In early May, global package delivery provider FedEx announced a series of dimensional weight pricing changes related to both its FedEx Ground and FedEx Freight service units that are scheduled to take effect at the beginning of 2015. This week, UPS has also announced its intent to implement dimensional pricing as well. effective December 29, 2014. The UPS pricing will be applicable to all UPS Ground and UPS Standard to Canada package shipments.
In its announcement, UPS indicates that current e-commerce shipping trends have resulted in a decrease of package density, causing cargo space to be less efficiently utilized in its network. However, UPS neglects to mention the further implication of this trend, namely increased package volumes that result in increased revenues. Once more, both carriers have implemented advanced technology that can optimize cube volume on any transport asset. With the shift toward dimensional pricing, both FedEx and UPS stand to gain considerable boosts in product margins since no substantial changes are required to handle today’s day-to-day volumes.
As noted in our prior commentary, the price to ship a bulky, but relatively low-cost item could rise significantly under these proposed changes, tipping the balance of free shipping and potentially deterring an online buying decision. For manufacturers and retailers, the implications are significant. Such a change can have a major impact on online shopping habits and could well derail current B2C online buying momentum. Supply Chain Matters recently viewed E-commerce retail sales data from IHS which indicates that in 2011, the top category of online merchandise sales was clothing and accessories, followed by other merchandise and electronics. Clothing certainly can be a candidate for dimensional pricing.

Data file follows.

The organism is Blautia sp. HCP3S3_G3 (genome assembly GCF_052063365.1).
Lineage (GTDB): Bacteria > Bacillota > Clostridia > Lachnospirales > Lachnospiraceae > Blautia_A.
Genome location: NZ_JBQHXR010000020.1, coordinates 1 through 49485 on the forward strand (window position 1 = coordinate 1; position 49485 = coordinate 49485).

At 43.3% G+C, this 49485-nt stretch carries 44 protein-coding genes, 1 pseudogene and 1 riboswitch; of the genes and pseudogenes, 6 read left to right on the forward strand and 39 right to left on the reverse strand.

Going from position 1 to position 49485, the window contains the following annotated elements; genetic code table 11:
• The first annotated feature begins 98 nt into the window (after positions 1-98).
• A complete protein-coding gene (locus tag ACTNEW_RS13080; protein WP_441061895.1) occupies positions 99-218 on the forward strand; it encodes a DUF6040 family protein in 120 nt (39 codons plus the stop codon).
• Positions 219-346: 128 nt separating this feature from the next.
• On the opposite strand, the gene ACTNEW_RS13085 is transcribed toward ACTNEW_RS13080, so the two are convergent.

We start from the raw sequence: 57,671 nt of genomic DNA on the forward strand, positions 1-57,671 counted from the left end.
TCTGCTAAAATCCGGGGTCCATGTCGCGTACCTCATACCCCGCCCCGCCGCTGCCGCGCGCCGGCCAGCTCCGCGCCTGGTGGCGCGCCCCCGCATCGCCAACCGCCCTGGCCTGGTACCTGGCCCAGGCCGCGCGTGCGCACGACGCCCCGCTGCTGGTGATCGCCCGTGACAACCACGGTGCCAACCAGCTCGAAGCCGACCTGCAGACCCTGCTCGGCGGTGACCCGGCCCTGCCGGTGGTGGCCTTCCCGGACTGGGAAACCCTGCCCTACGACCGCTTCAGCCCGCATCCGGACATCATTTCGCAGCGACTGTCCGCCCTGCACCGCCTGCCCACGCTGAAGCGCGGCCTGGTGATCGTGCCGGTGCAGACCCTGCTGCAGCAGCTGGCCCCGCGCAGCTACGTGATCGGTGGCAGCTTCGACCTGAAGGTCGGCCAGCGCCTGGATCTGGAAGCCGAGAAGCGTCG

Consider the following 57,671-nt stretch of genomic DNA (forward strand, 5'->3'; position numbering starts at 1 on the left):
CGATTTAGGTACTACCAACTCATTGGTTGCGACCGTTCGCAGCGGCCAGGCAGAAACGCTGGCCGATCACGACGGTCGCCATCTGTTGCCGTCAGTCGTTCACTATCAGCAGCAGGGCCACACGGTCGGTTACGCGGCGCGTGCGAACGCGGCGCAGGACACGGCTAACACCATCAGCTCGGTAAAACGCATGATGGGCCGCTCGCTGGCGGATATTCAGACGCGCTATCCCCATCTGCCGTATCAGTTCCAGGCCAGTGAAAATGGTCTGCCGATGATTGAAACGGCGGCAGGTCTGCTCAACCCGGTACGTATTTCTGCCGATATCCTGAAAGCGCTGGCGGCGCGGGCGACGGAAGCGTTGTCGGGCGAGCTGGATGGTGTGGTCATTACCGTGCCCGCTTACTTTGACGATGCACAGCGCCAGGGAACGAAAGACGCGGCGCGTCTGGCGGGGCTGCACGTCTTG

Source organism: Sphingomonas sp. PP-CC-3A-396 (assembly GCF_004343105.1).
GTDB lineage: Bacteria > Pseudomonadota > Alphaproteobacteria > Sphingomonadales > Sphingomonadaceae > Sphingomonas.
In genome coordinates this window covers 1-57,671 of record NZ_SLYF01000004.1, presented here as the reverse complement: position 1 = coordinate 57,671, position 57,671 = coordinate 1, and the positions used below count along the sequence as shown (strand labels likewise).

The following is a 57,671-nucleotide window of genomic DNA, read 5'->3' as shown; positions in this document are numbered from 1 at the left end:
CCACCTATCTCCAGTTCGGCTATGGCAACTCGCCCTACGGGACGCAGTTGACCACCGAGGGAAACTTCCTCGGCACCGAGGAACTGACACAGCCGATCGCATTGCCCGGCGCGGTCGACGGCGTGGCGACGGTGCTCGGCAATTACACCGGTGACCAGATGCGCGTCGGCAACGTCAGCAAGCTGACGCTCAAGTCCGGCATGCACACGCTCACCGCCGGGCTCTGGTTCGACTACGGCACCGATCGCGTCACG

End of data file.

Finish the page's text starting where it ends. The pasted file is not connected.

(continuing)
The proposed dimensional pricing change further implies a major revisit of packaging and transportation practices for bulky items as well as policies related to free shipping. Those bulky items may well be collapsed as much as possible into components, that is, if they can be. Online retailers would more than likely be compelled to consolidate items as much as possible into a single shipment. The concepts of online replenishment of household or other day-to-day consumption items could well take on a far different market dynamic. Brick and mortar discount retailers such as Wal-Mart and warehouse goods retailers such as Costco, in-turn, have been handed a new opportunity in the area of shopping for low-cost but high bulk goods.
Again, major online retailers have considerable negotiating clout and no doubt, negotiations for 2015 package shipping contracts will be lively. However, smaller online and other B2B and B2C providers will bear the brunt of the implications of dimensional pricing.
For our consumer focused readers, the implication is that online free shipping may well become a practice of the past.